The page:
• • Joshua Tree National Park
  • • Pioneertown, a community  northwest of Yucca Valley based around a 1950’s TV Western stage set
  • • Noah Purifoy’s sculpture garden in Joshua Tree
  • • local architectural non-profit, Eco Shack
  • • a privately owned museum of retired motel signs in Twentynine Palms
  • • the Integraton geodesic dome in Landers
  • • a guided tour of the nearby Twentynine Palms Marine Base (including a simulated  Iraqi city constructed out of shipping containers) organized by Lisa Tucker

More than sixty participants, including students and faculty from seven UC campuses attended this Dry Immersion 2 which ended with a guided tour by UCR- affiliated conservation biologist, Dr. Cameron Barrows of protected dune and oasis systems in the lower Colorado desert. Attendees were invited to submit proposals, together with requests for limited expansion funding to cover materials and installation/performance costs to the Sweeney and UCIRA and the resulting art works were exhibited and staged the following March in Dry Immersion 3. Comprehensive documentation of this process and work produced including photographs, podcasts and media coverage is available on-line at the Sweeney Gallery web-site:[4]

While the guerilla installations in Wonder Valley were dismantled and removed the following day, the exhibition at the Palm Desert Center stayed up into the spring. Works included 30″ x 30″ abstract canvases by Flora Kao (Otis College of Art and Design) based on frottage data collected at various sites in the upper and lower deserts; designs for fantasy prototype all terrain desert vehicles by Ken Ehrlich (UC Riverside/CalArts); and a series of photographs by Christopher Woodcock (UC Davis) of the simulated Iraqi city on the Marine base taken with a wide format camera.

“Scrap Matters”, an inventory/archive of the deteriorated texts found stuck to desert brush  collected by Desiree d’Allessandro (UCSB) and J.R.Venezuela (UCLA) during excursions to Wonder Valley delivers the Last Word in and on this summary of works produced for Dry Immersion 3.  Blown up to epic scale and digitally enhanced, the arbitrary pages torn from random books (including in one instance, a page from the Old Testament) form part of an archive composed by desert winds in collaboration with the cacti of half-filled out forms, supermarket receipts, foreclosure notices, incidental jottings, fragments of maps and newspaper ads: a geo-graphic testament to the brevity of history and to our fleeting purchase on the planet: a statement from the dry mouth of the Valley.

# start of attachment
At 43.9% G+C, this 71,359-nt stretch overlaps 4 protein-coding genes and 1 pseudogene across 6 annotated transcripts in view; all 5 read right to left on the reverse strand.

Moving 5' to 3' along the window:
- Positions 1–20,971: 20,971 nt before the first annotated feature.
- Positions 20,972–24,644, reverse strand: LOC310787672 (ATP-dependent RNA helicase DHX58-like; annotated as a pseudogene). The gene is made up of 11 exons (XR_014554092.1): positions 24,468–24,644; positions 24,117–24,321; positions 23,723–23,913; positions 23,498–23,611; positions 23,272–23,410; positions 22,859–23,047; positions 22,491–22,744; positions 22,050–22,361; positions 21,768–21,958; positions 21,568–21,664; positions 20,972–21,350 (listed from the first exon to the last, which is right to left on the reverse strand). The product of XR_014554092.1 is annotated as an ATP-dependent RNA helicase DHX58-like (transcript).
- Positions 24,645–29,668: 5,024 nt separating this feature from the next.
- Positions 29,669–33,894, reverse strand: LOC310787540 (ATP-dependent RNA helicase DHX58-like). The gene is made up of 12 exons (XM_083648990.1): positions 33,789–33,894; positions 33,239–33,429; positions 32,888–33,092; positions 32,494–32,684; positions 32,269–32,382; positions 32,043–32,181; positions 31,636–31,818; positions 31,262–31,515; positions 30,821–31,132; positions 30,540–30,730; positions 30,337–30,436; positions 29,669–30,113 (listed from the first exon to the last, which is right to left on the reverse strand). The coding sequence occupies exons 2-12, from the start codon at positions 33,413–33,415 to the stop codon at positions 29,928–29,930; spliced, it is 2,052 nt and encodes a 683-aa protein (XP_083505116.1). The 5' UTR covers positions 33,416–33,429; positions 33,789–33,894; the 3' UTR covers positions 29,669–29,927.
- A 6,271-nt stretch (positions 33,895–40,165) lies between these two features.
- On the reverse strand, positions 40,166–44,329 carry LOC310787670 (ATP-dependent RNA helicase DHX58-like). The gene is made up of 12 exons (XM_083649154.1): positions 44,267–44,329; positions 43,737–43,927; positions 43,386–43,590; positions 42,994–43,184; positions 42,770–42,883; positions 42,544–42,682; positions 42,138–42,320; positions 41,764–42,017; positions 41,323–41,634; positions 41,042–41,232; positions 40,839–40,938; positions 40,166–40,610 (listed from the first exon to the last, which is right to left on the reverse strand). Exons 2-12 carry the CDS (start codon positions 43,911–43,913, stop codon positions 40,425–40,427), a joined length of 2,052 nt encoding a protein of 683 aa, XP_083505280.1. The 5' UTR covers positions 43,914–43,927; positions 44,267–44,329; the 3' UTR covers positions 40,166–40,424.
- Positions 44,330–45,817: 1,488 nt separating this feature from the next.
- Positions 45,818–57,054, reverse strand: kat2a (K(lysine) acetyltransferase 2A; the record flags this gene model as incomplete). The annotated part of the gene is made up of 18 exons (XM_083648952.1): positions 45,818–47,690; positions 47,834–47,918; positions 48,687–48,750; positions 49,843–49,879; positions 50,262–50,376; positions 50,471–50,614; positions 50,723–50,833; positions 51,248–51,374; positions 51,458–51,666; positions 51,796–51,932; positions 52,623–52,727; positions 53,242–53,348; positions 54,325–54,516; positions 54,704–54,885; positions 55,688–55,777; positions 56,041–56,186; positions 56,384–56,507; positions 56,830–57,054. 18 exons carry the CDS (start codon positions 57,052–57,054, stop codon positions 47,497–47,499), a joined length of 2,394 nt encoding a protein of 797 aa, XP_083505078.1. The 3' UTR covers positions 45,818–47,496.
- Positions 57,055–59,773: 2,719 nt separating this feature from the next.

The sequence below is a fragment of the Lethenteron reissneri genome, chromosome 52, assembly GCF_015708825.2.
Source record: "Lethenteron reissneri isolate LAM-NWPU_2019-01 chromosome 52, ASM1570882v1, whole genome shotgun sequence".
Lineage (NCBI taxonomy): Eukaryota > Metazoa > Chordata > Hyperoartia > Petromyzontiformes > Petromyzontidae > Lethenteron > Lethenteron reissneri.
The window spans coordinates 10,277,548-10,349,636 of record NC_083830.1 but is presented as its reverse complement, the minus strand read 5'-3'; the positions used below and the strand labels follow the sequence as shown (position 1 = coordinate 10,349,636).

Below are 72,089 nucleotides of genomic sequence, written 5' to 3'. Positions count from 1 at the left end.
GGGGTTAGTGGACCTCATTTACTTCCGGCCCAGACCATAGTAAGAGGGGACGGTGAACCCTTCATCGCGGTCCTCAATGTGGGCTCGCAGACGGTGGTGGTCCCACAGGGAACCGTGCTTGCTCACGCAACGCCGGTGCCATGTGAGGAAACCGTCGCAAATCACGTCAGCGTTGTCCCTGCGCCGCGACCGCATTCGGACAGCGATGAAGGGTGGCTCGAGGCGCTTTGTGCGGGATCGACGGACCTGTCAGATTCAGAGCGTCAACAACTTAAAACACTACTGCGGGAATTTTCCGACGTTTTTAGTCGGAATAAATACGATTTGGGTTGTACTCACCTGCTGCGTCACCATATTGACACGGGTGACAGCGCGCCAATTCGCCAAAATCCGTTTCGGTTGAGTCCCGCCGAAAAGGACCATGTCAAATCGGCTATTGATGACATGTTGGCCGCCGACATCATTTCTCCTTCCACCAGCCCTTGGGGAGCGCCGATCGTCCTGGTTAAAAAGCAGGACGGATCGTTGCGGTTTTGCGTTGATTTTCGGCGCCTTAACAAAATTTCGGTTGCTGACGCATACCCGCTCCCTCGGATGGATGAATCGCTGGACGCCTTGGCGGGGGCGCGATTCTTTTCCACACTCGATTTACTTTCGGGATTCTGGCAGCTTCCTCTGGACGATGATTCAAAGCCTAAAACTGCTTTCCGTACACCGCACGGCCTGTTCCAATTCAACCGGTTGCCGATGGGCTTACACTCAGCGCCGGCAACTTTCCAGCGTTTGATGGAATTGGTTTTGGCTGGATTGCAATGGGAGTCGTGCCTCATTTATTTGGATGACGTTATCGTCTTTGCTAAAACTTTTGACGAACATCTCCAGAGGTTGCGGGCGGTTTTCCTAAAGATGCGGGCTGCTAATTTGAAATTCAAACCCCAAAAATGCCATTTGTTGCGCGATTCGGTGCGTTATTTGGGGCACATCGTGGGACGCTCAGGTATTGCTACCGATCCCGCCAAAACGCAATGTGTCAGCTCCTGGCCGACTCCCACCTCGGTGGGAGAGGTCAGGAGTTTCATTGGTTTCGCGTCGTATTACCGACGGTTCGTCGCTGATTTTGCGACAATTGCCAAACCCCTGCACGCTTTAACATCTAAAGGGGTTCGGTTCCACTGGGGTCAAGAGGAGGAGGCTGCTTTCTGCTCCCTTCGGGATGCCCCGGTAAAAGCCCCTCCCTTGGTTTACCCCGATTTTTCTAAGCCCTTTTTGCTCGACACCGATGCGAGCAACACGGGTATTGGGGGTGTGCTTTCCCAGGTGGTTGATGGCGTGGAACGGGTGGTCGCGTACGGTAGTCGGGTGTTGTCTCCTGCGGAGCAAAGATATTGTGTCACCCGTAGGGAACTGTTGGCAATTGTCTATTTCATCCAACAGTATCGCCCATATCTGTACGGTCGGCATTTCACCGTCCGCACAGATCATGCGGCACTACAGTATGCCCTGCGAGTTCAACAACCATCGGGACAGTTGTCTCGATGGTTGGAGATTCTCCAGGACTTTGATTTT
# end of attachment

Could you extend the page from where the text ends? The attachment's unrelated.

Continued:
To return to the opening quotation, as desert denizens everywhere, human and non-human, know full well, the dictionary definition of the desert as a landscape where nothing exists is palpably false and misleading. Nonetheless we believe as the late Reyner Banham put it, that the desert is a space in which “anything is thinkable and may consequently happen.” The openness of that consequential horizon between what we can, in hope or dread, imagine and what may actually come to pass is in itself, to say the least, forbidding. Our task is to facilitate the varieties of thinking that may help to move us forward beyond the current impasse where we stand as a collective at a crossroads, poised between inertia and apocalypse.

Postscript: Get Lost

As the launching of this journal amply illustrates, UCIRA’s Desert Studies project does not stand alone. Instead it forms part of that more general geographical turn within the arts, humanities and social sciences which is driven by a worldly concern for the planet and the places we inhabit and a more considered assessment of our modus operandi as a species. The mapping trend evident across the spectrum from surveillance studies to the new low impact land art is facilitated in turn by the GPS and digital technologies, which are themselves transforming our experience of space and place. More locally, Desert Studies takes its inspiration and its cue from well established arts-based programs like High Desert Test Sites (now incorporated into the LA Biennial) and the exemplary research, open-source archiving, exhibition, publication and teaching initiatives sponsored by the Culver City-based Center for Land Use Interpretation (CLUI). It continues to evolve through the emphasis on an ethos of immersion and committed indirection signaled in the very terms we use i.e. ‘dry immersion’ and ‘roaming workshop’. Both phrases reflect our commitment to the idea of moving art students out of the studio, the library and the familiar rehearsal areas into ‘real world’ field-trip settings not simply to install but to undergo a potentially transformative experience. The stress on immersion comes from our belief that art and arts-centered research needs to be immersive as well as discursive – that new work and new ideas can be seeded through a mix of programmed content (the presentations/lectures/guided tours/site-visits, etc.) and un-programmed encounters with friends, colleagues, strangers and ourselves in the stunning if unfamiliar settings that the desert can uniquely provide. We believe that students can learn valuable lessons not just from dialogues with credentialed desert experts or from launching water-powered rockets made out of recycled pens equipped with ‘nose cones’ mounted with discarded cell phone cameras into the vast uncluttered horizon visible from Iron Age Road east of Wonder Valley as Misha Lifshin did one afternoon on Dry Immersion 2 but from talking, and more importantly listening to the veteran desert rats who frequent the Palms Bar and Restaurant way out there on the Amboy Road who live on the just about habitable outer fringes of the Mojave, who know the desert inside out and who on a daily basis make something viable and valuable (i.e. a culture) out of next to nothing. The education is, in other words, socially immersive too – designed to take the subject in every sense beyond itself in a return to criticality defined as the necessary crisis through which practice has to pass.